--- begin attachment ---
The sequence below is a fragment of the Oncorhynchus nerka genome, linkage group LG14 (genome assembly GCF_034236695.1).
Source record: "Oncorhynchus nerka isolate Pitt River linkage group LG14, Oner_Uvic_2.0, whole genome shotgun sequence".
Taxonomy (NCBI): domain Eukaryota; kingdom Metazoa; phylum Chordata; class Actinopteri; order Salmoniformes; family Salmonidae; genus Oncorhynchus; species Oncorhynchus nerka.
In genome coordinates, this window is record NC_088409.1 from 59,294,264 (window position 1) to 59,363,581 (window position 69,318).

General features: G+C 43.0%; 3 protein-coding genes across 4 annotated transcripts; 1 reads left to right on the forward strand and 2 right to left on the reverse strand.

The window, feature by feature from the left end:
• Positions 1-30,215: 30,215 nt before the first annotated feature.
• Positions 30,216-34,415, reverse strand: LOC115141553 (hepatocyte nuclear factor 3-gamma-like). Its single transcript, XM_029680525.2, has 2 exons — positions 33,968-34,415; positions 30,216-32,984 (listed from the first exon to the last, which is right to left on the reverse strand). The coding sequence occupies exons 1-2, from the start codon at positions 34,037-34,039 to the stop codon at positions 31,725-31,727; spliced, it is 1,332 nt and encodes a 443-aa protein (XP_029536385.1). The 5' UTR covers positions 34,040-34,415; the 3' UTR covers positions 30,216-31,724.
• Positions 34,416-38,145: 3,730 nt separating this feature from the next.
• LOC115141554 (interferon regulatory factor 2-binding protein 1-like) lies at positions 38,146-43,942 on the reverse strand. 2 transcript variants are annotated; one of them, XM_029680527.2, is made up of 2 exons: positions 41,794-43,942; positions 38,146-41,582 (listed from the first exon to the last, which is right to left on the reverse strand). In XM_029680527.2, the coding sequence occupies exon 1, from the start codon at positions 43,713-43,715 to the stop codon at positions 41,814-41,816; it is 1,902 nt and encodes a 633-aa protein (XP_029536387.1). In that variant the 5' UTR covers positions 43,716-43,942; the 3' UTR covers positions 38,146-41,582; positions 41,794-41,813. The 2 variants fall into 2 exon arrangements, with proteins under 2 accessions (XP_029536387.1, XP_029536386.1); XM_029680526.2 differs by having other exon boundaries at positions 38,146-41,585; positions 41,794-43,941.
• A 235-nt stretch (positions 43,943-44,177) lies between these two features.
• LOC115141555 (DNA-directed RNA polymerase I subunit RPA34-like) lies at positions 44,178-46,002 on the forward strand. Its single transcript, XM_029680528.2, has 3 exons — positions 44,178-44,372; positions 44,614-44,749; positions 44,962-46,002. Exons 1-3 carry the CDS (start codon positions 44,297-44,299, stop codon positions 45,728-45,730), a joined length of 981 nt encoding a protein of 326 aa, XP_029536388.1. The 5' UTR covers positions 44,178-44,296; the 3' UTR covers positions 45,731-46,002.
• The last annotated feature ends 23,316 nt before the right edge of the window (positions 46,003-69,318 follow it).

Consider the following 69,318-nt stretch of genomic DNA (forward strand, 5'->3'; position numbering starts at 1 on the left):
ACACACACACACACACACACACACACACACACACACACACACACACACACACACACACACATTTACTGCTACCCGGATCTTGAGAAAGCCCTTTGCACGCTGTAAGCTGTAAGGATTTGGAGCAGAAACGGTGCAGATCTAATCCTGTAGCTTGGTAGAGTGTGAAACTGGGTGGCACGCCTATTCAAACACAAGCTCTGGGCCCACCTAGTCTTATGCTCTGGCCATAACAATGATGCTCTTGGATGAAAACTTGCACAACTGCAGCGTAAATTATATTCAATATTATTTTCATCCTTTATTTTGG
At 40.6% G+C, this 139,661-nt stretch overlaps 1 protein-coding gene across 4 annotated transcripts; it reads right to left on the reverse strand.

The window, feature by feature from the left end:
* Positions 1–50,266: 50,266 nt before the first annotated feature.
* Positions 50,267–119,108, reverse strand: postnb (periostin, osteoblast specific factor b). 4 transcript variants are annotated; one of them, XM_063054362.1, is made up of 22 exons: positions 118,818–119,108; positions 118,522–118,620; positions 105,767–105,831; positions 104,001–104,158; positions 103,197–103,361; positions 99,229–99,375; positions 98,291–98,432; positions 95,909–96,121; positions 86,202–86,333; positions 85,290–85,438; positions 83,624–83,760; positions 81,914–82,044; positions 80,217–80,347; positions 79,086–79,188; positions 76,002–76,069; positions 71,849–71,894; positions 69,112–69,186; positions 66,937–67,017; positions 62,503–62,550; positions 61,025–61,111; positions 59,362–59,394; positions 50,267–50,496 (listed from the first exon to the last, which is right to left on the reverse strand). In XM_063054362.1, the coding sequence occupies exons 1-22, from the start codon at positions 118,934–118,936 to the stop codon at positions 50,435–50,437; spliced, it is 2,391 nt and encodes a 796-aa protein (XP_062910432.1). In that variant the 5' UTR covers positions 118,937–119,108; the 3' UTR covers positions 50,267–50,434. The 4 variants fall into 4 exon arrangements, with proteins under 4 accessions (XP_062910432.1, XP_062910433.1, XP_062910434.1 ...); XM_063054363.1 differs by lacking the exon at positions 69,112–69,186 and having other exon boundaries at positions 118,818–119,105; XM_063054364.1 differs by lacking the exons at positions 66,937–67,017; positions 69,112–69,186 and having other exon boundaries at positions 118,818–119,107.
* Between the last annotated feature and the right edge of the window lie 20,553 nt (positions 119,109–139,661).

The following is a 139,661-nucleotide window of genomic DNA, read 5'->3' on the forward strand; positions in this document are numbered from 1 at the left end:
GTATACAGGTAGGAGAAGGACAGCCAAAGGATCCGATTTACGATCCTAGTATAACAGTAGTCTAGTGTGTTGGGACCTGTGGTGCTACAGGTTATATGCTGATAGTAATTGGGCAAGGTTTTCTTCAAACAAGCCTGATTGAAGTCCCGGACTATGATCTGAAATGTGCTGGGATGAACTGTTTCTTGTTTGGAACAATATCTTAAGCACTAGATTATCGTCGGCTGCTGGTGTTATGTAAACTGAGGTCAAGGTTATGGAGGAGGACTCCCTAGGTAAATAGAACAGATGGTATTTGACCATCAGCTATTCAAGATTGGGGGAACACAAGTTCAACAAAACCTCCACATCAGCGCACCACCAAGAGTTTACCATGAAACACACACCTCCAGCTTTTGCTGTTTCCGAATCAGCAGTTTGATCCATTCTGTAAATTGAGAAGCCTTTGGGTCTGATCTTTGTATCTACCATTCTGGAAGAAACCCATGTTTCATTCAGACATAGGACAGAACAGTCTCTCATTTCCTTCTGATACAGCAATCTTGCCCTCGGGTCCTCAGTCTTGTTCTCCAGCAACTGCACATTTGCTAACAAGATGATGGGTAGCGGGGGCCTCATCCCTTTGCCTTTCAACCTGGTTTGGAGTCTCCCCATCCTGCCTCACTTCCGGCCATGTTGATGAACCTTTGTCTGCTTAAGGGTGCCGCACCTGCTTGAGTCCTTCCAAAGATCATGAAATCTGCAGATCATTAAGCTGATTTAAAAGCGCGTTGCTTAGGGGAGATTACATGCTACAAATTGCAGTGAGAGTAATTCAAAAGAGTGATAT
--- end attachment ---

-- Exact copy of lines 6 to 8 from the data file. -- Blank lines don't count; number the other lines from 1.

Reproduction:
The window, feature by feature from the left end:
• Positions 1-30,215: 30,215 nt before the first annotated feature.
• Positions 30,216-34,415, reverse strand: LOC115141553 (hepatocyte nuclear factor 3-gamma-like). Its single transcript, XM_029680525.2, has 2 exons — positions 33,968-34,415; positions 30,216-32,984 (listed from the first exon to the last, which is right to left on the reverse strand). The coding sequence occupies exons 1-2, from the start codon at positions 34,037-34,039 to the stop codon at positions 31,725-31,727; spliced, it is 1,332 nt and encodes a 443-aa protein (XP_029536385.1). The 5' UTR covers positions 34,040-34,415; the 3' UTR covers positions 30,216-31,724.